The Cincinnati Reds — tonight’s matchup —
had reeled off nine losses out of ten,
and looked to be an easy W.
The Indians of Cleveland came in hot,
riding a run of victories last week
against a Houston team that sits atop
the standings of the American League.
After a solid start from Scott Feldman,
a shaky one from Cleveland’s Josh Tomlin,
the Reds take the first ballgame of the set:
A final score of 5-1 tonight.
Did Tomlin look particularly off?
He once again attacked hitters with strikes
a strove to take initiative against
a Reds roster littered with patient bats;
sluggers like Joey Votto, Zack Cozart,
Eugenio Suarez can all draw walks
against the best of pitchers. Tomlin?
Not the best, but not too terrible.
Tonight he struggled early, giving up
two singles in the first that plated one,
then surrendered a dinger to Schebler
to start the second inning. After that,
Josh Tomlin worked with haste and earned his outs.
Allowing hits that did not hurt the Tribe
while striking out or inducing dribblers,
the pitcher kept the Indians within
somewhat comfortable striking distance.
However mild Tomlin’s losses seem,
it’s wins he must eventually redeem.
The first five hitters Cleveland sent to bat
in tonight’s game all managed to strike out.
A man like Feldman isn’t really known
for missing bats, but something in his game
kept baffling opponents on this night.
Crafty like a fox, He struck out nine
while walking only two of those he faced.
It’s in the sixth inning that tonight’s game
began to slip away from Tito’s Tribe.
Jason Kipnis went deep to start the frame.
Lindor then drove a double to the gap,
and Michael Brantley walked. The winning run
stood gamely at first base as Santana
came up to bat. Of late, he’s struggled much,
and this appeared to be a chance for him
to finally break out and help the club.
Instead he poked the first pitch that he saw
into the ground. The Reds quickly turned two,
then erased any threat of losing ground
by neutralizing Encarnacion.
Did Edwin battle? Sure, and even stroked
a baseball all the way out of the park.
Unfortunately that ball traveled foul.
He fouled of several more, but finally fell
by watching strike three idly pass him by.
Another night, another sombrero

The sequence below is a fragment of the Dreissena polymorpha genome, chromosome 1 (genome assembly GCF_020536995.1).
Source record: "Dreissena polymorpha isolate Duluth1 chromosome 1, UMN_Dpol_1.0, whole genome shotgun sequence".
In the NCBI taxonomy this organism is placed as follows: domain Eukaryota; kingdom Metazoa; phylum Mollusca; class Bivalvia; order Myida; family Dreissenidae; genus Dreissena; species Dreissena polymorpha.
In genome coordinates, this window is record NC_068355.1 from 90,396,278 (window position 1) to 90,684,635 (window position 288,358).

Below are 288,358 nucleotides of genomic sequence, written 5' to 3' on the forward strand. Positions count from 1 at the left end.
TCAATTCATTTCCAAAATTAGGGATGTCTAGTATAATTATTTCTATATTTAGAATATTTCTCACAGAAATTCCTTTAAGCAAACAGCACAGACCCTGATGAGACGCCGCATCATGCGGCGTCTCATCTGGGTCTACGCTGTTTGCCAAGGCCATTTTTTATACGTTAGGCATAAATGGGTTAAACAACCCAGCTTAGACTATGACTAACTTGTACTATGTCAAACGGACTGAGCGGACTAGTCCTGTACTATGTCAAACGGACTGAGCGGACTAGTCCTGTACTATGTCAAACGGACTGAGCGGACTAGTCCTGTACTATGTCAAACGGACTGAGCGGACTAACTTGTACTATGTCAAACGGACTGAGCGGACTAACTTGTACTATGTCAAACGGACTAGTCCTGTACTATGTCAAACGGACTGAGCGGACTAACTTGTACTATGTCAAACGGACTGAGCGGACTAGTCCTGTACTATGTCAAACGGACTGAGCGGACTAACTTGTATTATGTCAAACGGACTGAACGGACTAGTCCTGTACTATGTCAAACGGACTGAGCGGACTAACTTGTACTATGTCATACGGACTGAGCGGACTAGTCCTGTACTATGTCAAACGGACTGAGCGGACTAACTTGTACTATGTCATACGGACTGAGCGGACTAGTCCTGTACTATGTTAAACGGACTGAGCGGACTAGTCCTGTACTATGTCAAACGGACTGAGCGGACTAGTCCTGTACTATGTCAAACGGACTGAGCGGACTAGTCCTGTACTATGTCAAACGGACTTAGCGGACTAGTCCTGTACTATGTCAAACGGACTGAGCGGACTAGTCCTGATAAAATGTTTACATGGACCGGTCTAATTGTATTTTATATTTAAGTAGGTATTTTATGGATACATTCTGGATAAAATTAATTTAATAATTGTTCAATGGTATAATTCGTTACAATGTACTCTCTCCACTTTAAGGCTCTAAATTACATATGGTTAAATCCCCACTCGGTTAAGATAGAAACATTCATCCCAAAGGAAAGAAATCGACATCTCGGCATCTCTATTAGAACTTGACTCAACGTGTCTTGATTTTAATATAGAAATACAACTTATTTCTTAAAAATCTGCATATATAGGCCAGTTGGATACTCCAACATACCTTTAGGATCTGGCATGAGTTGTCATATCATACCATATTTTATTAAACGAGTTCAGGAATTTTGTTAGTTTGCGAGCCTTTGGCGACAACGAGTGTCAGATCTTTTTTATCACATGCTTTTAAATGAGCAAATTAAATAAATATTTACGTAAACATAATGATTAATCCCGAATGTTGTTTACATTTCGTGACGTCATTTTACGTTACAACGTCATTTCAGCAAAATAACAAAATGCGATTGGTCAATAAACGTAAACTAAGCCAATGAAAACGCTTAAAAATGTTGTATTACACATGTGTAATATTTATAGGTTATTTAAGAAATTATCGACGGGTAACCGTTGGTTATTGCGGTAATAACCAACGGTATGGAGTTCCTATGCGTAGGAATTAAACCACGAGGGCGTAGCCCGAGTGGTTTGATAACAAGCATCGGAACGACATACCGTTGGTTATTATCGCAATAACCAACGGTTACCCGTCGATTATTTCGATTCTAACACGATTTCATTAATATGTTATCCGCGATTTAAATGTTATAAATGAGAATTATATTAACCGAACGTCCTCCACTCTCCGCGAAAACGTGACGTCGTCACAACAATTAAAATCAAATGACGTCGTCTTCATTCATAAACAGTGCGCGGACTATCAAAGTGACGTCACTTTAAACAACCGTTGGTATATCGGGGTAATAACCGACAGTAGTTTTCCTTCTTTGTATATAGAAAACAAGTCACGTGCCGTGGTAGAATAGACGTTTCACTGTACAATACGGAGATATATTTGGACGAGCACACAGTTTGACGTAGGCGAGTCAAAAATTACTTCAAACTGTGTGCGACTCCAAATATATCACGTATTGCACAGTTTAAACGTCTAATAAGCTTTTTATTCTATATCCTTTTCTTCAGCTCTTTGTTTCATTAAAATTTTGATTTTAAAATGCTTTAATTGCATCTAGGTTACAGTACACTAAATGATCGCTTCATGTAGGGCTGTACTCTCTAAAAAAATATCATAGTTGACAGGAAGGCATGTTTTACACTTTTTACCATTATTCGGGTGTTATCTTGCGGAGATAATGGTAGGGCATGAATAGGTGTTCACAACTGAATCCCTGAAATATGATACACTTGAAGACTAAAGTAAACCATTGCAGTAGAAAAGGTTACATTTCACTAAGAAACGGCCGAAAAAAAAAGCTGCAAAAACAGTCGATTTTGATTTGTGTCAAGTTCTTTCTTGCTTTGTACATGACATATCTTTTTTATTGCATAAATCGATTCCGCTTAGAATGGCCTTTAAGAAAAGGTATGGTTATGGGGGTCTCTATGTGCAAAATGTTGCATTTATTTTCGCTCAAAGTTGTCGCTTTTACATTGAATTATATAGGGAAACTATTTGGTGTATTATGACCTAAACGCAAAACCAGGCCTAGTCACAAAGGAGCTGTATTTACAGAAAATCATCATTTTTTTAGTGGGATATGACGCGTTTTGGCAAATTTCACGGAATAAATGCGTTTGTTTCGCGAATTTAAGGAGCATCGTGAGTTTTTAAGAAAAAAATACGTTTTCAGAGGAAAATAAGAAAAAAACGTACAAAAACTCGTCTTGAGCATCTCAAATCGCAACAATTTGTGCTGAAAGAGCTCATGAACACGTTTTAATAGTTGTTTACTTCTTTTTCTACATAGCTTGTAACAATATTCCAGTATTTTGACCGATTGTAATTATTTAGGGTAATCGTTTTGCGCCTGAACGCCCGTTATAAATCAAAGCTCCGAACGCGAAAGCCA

for Cleveland’s offseason acquisition.
It’s early, but his box score filled with K
will only add to Cleveland fans’ dismay.
What really sunk the Indians attempt
to challenge Cincinnati in the game
occurred in the bottom of the seventh.
The third time through the order tortures Josh,
and Tito let him wander out again
to face the very meat of Cincy’s club.
The sixth? Our Joshy worked through fine with help
from blithe and silky smooth Santana play.
A line drive hit to shallow center dipped,
but Carlos dove and snatch it from the air.
He tossed the ball back into the infield
to complete an inning-ending twofer.
The seventh, though, would prove to be the bear.
On three straight hits the Reds managed to strike
combining baseball savvy with some luck.
First, Peraza singled, as did Barnhardt
and since the Reds had on the hit-and-run
Peraza moved to third. Then a pinch hit:
Arismendy Alcantara came in
to hit for pitcher Peralta.
This usually signals that a team
prefers to swing away rather than bunt.
Instead, the Reds performed a safety squeeze
which plated Peraza. Josh Tomlin’s throw
to first came right on target, but Kipnis
moved slowly to the first base bag. His glove
found only air as it reached for the ball,
which caromed into right field. Meanwhile,
Barnhart and Alcantara both advanced
to third and second base, respectively.
At three to one, the game could still be won.
Josh Tomlin passed the ball to Boone Logan,
Who worked his LOOGY role with perfect poise.
Otero came out next. As readers know,
this hasn’t been the best season for Dan.
Again tonight, his struggles came to roost.
Zack Cozart singled, scoring both the ducks
that Tomlin left sitting around the pond.
When bullpens, placed in jams, cannot convert,
the runs allowed are always just desert.
Tomorrow night the Reds and Indians
face off again in Cincy. Probables?
Carlos Carrasco and Amir Garrett.
With 40 innings pitched in seven games,
perhaps the Cleveland bats can punish him
and put away the game before the fourth
behind a stellar start from Carrasco.
While farther from their grasp, the Indians
can still bring home the grand Ohio Cup.
And should they lose again, there is no need for panic;
seasons stretch into the fall,
and this Tribe team has time to make amends.
Tomorrow, when Carlos Carrasco wins,
I prophesize: a winning streak begins.